Tuesday, July 21, 2009

Vienna Golden

For two reasons, in late April I realized it was time to brew something light and simple. One: the Columbia summer can get blazingly hot; even Natty Light doesn't do the trick all the time. And two: I had lots of folks (out-of-towners included) headed my way for a big party, so something more "agreeable" to mainstream palates was in order.

I settled on what you'd classify as a Blonde Ale. The recipe:

OG 1.054 FG 1.009
ABV 5.9% AA 83.3%
IBUs 22 SRM 6

100% Pacific Northwest Vienna

17.6 IBUs Magnum – 60 mins.
0.25 oz. Mt. Hood – 20 mins.
0.25 oz. Mt. Hood – 10 mins.

US-05 Chico yeast

Mashed at 149 degrees; fermented at ~60 degrees for seven days. The beer was then kegged.

I went with all Vienna malt to get a little more malty complexity than simple two-row pale would offer. Besides, no better way to get to know an ingredient than to feature it exclusively, and I had recently bought a sack of Vienna.

The calendar was not my friend – party guests were bearing down – and hence this beer was rushed through primary, through cold-conditioning, through carbonating and hastily offered up on tap. As a consequence, it was pretty green off the bat, especially considering the higher-than-expected original gravity and alcohol content (I was anticipating a lower mash efficiency; and how about that attenuation).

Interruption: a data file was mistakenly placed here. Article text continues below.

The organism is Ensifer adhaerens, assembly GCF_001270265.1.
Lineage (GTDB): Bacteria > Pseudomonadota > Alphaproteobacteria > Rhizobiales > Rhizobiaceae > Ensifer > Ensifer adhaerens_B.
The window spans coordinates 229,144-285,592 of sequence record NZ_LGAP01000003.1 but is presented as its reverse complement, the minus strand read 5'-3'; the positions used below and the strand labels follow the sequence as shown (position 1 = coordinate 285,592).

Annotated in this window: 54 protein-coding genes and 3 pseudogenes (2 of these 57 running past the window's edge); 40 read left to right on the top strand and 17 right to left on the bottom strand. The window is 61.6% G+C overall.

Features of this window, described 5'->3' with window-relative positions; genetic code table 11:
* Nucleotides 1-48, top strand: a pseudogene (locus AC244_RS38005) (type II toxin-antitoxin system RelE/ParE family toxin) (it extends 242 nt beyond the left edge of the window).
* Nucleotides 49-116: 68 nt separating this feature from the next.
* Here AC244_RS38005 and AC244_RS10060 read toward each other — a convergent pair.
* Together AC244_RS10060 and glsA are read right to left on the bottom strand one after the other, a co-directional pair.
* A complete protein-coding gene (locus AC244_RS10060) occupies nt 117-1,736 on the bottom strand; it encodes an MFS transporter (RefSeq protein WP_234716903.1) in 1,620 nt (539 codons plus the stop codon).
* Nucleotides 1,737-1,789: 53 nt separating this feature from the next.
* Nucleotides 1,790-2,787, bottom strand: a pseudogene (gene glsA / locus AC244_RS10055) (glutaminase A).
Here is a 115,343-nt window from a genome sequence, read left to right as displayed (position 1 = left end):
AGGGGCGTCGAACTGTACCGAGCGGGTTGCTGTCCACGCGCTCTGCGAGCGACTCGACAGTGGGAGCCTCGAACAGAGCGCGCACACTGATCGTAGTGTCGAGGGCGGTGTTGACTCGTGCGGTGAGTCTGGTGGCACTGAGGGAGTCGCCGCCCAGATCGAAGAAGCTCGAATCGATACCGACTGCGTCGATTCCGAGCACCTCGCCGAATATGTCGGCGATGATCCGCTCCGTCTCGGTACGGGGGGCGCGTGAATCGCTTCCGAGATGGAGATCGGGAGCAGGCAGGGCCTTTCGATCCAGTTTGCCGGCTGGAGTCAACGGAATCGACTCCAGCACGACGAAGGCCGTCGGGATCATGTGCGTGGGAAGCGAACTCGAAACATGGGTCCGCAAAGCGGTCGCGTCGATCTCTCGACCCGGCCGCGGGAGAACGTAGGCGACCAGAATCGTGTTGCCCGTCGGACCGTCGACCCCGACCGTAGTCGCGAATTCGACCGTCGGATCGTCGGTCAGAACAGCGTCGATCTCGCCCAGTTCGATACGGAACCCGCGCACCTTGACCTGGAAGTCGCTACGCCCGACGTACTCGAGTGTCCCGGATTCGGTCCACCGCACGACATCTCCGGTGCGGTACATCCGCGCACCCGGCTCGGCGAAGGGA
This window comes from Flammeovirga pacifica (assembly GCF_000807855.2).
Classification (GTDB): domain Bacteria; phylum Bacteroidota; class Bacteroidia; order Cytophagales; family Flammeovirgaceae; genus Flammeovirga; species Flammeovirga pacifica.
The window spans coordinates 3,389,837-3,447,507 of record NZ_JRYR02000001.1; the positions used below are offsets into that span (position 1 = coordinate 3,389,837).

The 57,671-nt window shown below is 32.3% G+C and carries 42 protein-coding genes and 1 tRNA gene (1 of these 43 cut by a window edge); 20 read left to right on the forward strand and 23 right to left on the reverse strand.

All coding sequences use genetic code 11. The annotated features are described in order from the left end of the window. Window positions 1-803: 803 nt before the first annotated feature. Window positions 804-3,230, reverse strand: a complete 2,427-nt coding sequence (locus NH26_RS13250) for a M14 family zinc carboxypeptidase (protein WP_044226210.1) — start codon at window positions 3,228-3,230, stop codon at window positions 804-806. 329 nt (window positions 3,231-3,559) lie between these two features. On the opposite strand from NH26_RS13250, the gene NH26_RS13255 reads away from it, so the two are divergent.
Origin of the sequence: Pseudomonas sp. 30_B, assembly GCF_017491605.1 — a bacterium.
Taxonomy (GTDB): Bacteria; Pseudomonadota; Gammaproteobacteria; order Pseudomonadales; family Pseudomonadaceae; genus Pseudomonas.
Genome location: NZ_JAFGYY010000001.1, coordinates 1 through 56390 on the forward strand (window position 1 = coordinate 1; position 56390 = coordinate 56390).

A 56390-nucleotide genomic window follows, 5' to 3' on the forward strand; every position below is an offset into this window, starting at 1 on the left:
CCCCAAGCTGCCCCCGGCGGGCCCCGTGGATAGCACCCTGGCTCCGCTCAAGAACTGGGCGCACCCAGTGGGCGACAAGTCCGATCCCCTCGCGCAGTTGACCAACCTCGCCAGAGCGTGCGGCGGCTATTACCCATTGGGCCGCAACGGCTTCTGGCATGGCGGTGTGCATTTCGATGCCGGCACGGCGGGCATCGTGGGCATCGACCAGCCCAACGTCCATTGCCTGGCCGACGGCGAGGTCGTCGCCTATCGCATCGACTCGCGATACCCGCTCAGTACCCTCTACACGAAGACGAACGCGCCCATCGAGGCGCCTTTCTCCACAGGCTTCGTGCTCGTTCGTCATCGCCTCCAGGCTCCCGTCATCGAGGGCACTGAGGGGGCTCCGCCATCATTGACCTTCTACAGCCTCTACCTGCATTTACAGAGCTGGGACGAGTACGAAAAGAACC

Two and a half months since it was rushed to the keg, the Vienna Golden is, happily, doing better.

It pours a clear deep golden color with a white, fleeting head. As with other light beers I've brewed, I'm pleased with the clarity I get from nothing more than whirlfloc (when I can remember to add it – I don't know if I did for this batch or not) and cold-conditioning. The beer is clear enough to read through.

On the nose, faint esters and a touch of cracker malt. It's not entirely as clean as I might prefer in this kind of beer, but on the other hand extra fermentables plus ale yeast are liable to do that for you.

The flavor is crisp, with notes of fruity/rosy esters plus a pale maltiness. Again, it's fruitier than I like my blonde summer quaffers to be, even though, yes, it's an ale. But I've had cleaner-fermented ales in my day. The body is medium with a smooth bitterness that lasts through a dry finish into the aftertaste, where a gentle lingering bitterness predominates.

Lessons learned? Don't get bamboolzed again on mash efficiency, and plan far enough ahead to let the sucker clean itself up and mature properly prior to packaging and serving. Something tells me the Columbia heat will offer plenty of chances for another crack.

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